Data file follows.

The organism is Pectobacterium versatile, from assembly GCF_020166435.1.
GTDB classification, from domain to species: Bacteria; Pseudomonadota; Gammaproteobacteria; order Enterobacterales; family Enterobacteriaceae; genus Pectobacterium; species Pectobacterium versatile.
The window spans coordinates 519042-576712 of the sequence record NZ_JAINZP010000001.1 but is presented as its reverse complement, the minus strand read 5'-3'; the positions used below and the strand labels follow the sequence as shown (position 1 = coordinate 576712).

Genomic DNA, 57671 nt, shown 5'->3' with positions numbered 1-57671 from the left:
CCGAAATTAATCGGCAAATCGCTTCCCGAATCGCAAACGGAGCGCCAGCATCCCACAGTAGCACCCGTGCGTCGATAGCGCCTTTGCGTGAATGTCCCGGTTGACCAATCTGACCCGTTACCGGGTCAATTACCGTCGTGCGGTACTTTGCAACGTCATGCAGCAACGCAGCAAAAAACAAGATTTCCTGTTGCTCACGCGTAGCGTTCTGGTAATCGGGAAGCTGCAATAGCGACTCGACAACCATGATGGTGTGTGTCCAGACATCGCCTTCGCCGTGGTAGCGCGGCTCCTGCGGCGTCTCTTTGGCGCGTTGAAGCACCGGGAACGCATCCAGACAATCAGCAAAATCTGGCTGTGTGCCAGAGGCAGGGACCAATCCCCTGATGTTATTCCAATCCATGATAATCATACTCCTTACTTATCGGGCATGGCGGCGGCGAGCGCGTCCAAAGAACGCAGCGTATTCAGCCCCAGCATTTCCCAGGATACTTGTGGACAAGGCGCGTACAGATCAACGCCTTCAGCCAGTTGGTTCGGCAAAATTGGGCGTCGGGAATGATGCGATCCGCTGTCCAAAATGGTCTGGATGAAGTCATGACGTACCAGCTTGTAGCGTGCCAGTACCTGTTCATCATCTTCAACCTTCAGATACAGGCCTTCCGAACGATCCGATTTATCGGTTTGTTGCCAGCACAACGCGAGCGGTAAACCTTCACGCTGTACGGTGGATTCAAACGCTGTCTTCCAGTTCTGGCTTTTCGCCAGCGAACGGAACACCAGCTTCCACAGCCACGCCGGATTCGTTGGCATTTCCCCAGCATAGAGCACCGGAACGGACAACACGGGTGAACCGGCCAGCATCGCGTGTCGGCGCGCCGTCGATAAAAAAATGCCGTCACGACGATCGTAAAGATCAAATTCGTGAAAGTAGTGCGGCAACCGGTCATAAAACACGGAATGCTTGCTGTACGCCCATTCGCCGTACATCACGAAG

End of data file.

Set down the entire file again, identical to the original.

The organism is Pectobacterium versatile, from assembly GCF_020166435.1.
GTDB classification, from domain to species: Bacteria; Pseudomonadota; Gammaproteobacteria; order Enterobacterales; family Enterobacteriaceae; genus Pectobacterium; species Pectobacterium versatile.
The window spans coordinates 519042-576712 of the sequence record NZ_JAINZP010000001.1 but is presented as its reverse complement, the minus strand read 5'-3'; the positions used below and the strand labels follow the sequence as shown (position 1 = coordinate 576712).

Genomic DNA, 57671 nt, shown 5'->3' with positions numbered 1-57671 from the left:
CCGAAATTAATCGGCAAATCGCTTCCCGAATCGCAAACGGAGCGCCAGCATCCCACAGTAGCACCCGTGCGTCGATAGCGCCTTTGCGTGAATGTCCCGGTTGACCAATCTGACCCGTTACCGGGTCAATTACCGTCGTGCGGTACTTTGCAACGTCATGCAGCAACGCAGCAAAAAACAAGATTTCCTGTTGCTCACGCGTAGCGTTCTGGTAATCGGGAAGCTGCAATAGCGACTCGACAACCATGATGGTGTGTGTCCAGACATCGCCTTCGCCGTGGTAGCGCGGCTCCTGCGGCGTCTCTTTGGCGCGTTGAAGCACCGGGAACGCATCCAGACAATCAGCAAAATCTGGCTGTGTGCCAGAGGCAGGGACCAATCCCCTGATGTTATTCCAATCCATGATAATCATACTCCTTACTTATCGGGCATGGCGGCGGCGAGCGCGTCCAAAGAACGCAGCGTATTCAGCCCCAGCATTTCCCAGGATACTTGTGGACAAGGCGCGTACAGATCAACGCCTTCAGCCAGTTGGTTCGGCAAAATTGGGCGTCGGGAATGATGCGATCCGCTGTCCAAAATGGTCTGGATGAAGTCATGACGTACCAGCTTGTAGCGTGCCAGTACCTGTTCATCATCTTCAACCTTCAGATACAGGCCTTCCGAACGATCCGATTTATCGGTTTGTTGCCAGCACAACGCGAGCGGTAAACCTTCACGCTGTACGGTGGATTCAAACGCTGTCTTCCAGTTCTGGCTTTTCGCCAGCGAACGGAACACCAGCTTCCACAGCCACGCCGGATTCGTTGGCATTTCCCCAGCATAGAGCACCGGAACGGACAACACGGGTGAACCGGCCAGCATCGCGTGTCGGCGCGCCGTCGATAAAAAAATGCCGTCACGACGATCGTAAAGATCAAATTCGTGAAAGTAGTGCGGCAACCGGTCATAAAACACGGAATGCTTGCTGTACGCCCATTCGCCGTACATCACGAAG